MotoGP: Viñales blames defective front tire for poor Jerez finish | Sport Rider

MotoGP: Viñales blames defective front tire for poor Jerez finish

Maverick Viñales also blamed defective front tire for Austin crash, then received “email” afterward; tries to avoid same at Jerez, but can’t help speaking his mind

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Although he received an "an email" for speaking out about what he thought was a defective front tire at Austin, Maverick Viñales can't help speaking his mind after the Jerez MotoGP race about his feeling that he again got a defective front tire.

Photo courtesy of Michelin

Only a few weeks ago, Maverick Viñales was the man to beat in MotoGP. The newest rider on the factory Movistar Yamaha squad was turning the series on its head with two successive victories right out of the gate. But the last two races in Austin and Jerez have been enough to freeze those expectations. In Texas, Viñales looked like he made a mistake—something that can happen to anyone once—but in Jerez, what happened was a “disaster,” as he so bluntly put it. Viñales’ sixth place at the first home race was disappointing…especially for a rider of his character. "This morning I felt like I always do, riding my way, very exact, the bike barely moved [around on the track], I could brake very late and I had very good sensations. The same sensations I had at Austin's warm up. If everything had happened normally, I'm sure we could have fought with the Hondas in the race because we had a good setup, the electronics also were in place.”

But then Viñales was caught completely off-guard by a problem that he didn’t expect. “The reality is that the race was a disaster. We had a problem with the front (end), it didn’t work. It changed dramatically from morning to afternoon, and we really only changed the tires; nothing else. It’s true that in the FP4, for example, in the left corners the rear was sliding, but this morning we solved the problem."

Viñales began avoiding specific names, "to avoid receiving an e-mail, as happened in Austin after talking about a possible defective tire," but as he continued to talk about the problems he encountered, he soon dropped any inhibitions. "I see it as logical and normal that we all want our brand to have a good image, which everyone speaks well of. I’ve been one of the few riders who have never complained about Michelin, and I’ve always supported the brand to the fullest. What I don’t understand is that in the warmup, the tire was perfect. But in the race it didn’t work.”

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Maverick Viñales was not a happy camper at Jerez after the race. The Movistar Yamaha rider went from winning the first two races of the season and looking like he might be unstoppable, to DNFing the Austin race and finishing a distant sixth at Jerez.

Photo courtesy of Michelin

And Viñales wasn’t the only Yamaha rider who had tire issues. “There were not only problems with my tires, but also with Valentino (Rossi),” explained Viñales. Rossi encountered the same front end feel problems with the front tire that he and his crew thought they had solved at Austin. And then the nine-time world champion said that he had to slow even further during the race at Jerez due to a vibration coming from his front tire.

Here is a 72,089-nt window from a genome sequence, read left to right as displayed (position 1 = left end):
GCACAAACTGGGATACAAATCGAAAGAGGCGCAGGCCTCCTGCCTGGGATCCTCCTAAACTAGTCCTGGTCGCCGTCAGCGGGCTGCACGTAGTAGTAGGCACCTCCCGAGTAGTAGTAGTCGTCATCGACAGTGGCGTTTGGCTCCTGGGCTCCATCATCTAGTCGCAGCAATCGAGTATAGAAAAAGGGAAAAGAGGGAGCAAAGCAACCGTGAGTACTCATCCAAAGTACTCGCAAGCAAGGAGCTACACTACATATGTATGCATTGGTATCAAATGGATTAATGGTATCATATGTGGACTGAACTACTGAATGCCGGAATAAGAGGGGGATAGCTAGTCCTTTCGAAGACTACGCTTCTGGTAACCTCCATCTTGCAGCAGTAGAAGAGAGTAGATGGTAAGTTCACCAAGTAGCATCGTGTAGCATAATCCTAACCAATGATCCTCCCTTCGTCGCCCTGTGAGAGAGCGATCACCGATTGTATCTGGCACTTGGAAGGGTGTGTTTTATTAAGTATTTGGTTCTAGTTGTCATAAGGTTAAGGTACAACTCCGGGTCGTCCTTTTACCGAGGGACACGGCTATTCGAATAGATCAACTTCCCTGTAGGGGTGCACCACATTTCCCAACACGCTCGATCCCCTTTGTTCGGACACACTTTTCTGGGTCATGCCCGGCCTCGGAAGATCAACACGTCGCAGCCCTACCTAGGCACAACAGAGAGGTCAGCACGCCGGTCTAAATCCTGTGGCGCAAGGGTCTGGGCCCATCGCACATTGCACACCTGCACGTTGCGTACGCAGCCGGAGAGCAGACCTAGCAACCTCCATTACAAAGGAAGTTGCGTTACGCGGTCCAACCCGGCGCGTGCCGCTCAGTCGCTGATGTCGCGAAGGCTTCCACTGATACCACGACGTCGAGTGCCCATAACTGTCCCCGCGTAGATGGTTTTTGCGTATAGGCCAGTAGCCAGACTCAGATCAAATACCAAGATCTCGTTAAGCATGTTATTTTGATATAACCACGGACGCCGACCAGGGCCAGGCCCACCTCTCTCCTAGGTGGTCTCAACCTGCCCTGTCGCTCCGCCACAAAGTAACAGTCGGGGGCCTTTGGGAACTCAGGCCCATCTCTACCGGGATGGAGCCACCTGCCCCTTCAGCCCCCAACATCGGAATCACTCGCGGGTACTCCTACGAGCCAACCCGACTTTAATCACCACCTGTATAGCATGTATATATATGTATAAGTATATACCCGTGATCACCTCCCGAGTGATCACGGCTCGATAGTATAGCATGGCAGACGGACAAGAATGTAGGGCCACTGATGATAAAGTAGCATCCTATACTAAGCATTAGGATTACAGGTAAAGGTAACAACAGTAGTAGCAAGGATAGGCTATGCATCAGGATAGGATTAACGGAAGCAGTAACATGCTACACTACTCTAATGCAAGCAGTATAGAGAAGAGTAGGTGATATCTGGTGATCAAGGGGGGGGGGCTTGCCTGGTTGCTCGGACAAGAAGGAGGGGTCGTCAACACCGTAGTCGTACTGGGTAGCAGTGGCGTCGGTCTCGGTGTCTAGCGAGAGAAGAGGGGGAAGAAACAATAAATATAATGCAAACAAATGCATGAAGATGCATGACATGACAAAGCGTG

“It seems a bit strange,” reasoned Viñales. “If Valentino had finished third, we could consider that we made a mistake in the set-up of the bike, but I also saw him having a lot of problems...and they were the same ones that I had.”

With the two Yamaha factory bikes suffering with tire problems, it was Monster Tech 3 Yamaha’s Johann Zarco who finished fourth as the first Yamaha rider after another good race again. "The difference is that Zarco was using a medium front tire, and we were on the hardest tire—the one we had been advised to use," Viñales explained. "In FP4 (which had nearly the same warm track temps as the race), I did more or less 20 laps on the (hard) front tire and (it felt) great. That’s why today in the race I didn’t understand because I couldn’t brake or turn. Behind Valentino I saw that he too nearly fell two or three times in front of me. It really was very difficult today to finish on the bike; this was our biggest problem.”

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Ducati's Andrea Dovizioso (04) eventually finished ahead of Viñales in fifth place, but after following the Yamaha rider for a number of laps, he said, "With Maverick, I saw that his feeling on the front was very, very bad, so he couldn't ride in a normal way."

Photo courtesy of Michelin

"Zarco chose the softest option and went well. When it happened to me, I said: ‘Gosh, maybe we were wrong going with the hard tire.’ But in all the practice sessions and in the first two races, I’ve been good. Even in the warmup at Argentina, I felt comfortable with that option. That's why it's strange that in the last two races, I did warmup practice with times that I could fight for the victory with, and then I fell in Austin in the race, when I’ve never crashed on the second lap, and here I almost fell too. It’s difficult to find an explanation, our bike is working well. What I’m clear on is that we have to continue with our setup, which is what we’ve won two races with, and with which I feel good."

The points advantage accumulated in the first two races, despite the two mediocre races, makes Viñales second in the championship—just two points behind Rossi, the leader. In fact, in Jerez, he actually managed to gain four points on his teammate; but Marc Marquez gained a good portion of points on the Yamaha pair. "We are giving away very important points for the championship. Today, a podium would have been like a victory. They are very important points that at the end of the championship could decide the title.”

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